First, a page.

'We've been there once before, of course, when we used Jupiter's atmosphere to slow us down and get into orbit around the planet. This time we won't go quite so close - but very nearly.
'Our first burn, up here in the 350,000-kilometres-high orbit of Io, will reduce our velocity, so that we fall down to Jupiter and just graze its atmosphere. Then, when we're at the closest possible point, we'll burn all our fuel as quickly as we can, to increase speed and inject Leonov into the orbit back to Earth.
'What's the point of such a crazy manoeuvre? It can't be justified except by highly complex mathematics, but I think the basic principle can be made fairly obvious.
'As we allow ourselves to fall into Jupiter's enormous gravity field, we'll gain velocity - and hence energy. When I say "we", I mean the ships and the fuel they carry.
'And we're going to burn the fuel right there - at the bottom of Jupiter's "gravity well" - we're not going to lift it up again. As we blast it out from our reactors, it will share some of its acquired kinetic energy with us. Indirectly, we'll have tapped Jupiter's gravity, to speed us on the way back to Earth. As we used the atmosphere to get rid of our excess velocity when we arrived, this is one of the rare cases when Mother Nature - usually so frugal - allows us to have it both ways.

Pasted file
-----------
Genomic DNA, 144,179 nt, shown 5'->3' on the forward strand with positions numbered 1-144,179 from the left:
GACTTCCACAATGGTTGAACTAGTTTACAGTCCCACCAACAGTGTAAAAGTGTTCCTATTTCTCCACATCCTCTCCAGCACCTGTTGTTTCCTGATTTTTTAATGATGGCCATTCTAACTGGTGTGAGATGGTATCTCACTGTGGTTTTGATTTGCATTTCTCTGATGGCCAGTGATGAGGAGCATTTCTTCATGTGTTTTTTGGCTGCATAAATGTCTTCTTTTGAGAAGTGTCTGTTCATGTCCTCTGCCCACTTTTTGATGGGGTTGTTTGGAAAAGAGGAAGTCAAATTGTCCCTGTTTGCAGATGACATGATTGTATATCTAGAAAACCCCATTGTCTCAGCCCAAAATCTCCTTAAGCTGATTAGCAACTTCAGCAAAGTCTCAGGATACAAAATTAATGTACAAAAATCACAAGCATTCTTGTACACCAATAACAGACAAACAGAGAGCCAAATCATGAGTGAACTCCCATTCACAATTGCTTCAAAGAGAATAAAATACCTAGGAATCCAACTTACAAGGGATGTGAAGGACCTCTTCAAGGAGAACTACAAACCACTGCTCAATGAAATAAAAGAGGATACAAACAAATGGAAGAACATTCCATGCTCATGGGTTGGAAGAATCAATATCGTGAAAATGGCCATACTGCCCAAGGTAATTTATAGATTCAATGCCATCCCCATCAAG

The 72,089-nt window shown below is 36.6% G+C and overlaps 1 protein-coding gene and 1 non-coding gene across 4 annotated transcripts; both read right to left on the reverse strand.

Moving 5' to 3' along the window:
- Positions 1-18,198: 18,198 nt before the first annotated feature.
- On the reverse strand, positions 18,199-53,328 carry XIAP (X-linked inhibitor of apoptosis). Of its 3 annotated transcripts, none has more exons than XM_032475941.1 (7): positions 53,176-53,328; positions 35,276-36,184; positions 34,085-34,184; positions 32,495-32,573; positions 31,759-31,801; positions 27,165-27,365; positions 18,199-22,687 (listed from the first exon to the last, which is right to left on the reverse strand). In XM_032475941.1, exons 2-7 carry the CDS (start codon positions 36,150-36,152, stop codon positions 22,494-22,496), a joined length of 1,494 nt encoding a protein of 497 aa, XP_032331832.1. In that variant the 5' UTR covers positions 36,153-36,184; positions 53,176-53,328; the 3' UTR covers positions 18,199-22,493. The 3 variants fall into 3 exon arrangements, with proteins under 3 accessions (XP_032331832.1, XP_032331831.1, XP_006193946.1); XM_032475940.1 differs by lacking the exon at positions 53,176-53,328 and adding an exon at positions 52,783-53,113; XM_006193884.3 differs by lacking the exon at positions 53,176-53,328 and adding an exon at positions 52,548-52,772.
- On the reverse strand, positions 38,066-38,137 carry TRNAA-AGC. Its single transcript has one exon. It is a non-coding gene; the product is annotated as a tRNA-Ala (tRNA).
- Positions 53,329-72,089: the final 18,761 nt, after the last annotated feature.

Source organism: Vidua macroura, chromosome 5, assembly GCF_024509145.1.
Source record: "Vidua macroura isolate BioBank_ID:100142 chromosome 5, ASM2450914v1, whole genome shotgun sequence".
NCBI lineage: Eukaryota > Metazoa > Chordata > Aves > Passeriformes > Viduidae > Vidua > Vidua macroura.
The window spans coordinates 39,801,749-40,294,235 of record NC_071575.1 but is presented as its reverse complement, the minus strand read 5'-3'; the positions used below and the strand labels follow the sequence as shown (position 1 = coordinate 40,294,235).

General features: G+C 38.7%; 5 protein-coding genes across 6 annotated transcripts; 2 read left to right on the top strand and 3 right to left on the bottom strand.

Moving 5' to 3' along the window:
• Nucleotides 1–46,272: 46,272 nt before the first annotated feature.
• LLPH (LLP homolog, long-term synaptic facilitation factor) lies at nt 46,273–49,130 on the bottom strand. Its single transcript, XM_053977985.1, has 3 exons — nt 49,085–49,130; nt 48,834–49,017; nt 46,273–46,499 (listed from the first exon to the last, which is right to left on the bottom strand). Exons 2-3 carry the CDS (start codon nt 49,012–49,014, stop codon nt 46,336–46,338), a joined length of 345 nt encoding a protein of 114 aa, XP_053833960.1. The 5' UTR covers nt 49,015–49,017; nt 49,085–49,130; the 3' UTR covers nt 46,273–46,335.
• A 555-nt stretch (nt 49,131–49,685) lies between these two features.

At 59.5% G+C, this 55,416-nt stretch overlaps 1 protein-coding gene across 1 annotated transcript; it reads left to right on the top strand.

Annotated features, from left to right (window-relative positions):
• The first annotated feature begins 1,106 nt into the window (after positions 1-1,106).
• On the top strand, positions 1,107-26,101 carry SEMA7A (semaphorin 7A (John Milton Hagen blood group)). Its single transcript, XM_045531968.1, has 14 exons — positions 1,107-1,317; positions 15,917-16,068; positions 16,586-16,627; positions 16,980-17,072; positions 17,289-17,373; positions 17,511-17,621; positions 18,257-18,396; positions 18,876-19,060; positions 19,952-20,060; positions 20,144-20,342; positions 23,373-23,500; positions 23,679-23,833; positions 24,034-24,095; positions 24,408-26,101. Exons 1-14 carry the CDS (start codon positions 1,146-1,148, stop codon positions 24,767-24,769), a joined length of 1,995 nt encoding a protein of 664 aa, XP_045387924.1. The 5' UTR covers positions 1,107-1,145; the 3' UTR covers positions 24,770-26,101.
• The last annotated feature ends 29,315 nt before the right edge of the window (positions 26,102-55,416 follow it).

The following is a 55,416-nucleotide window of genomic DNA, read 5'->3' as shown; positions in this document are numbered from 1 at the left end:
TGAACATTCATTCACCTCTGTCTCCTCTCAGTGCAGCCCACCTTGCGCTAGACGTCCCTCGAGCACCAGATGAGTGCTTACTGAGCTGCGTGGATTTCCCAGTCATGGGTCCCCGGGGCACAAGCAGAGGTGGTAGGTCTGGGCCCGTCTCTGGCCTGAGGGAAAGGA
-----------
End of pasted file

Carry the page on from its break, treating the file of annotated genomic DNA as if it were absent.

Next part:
'With this triple boost - Discovery's inktense pencilsfuel, its own, and Jupiter's gravity - Leonov will head sunward along a hyperbola that will bring it to Earth five months later. At least two months earlier than we could have managed otherwise.
'You will doubtless wonder what will happen to the good old Discovery. Obviously, we can't inktense pencilsbring it home under automatic control, as we had originally planned. With no fuel, it will be helpless.
'But it will be perfectly safe. It will continue to loop round and round Jupiter on a highly elongated ellipse, like a trapped comet. And perhaps one day some future expedition may make another rendezvous, with enough extra fuel to bring it back to Earth. However, that certainly won't happen for a good many years.
'And now we must get ready for our departure. There is still much work to be done, and we won't be able to relax until that final burn starts us on the homeward orbit.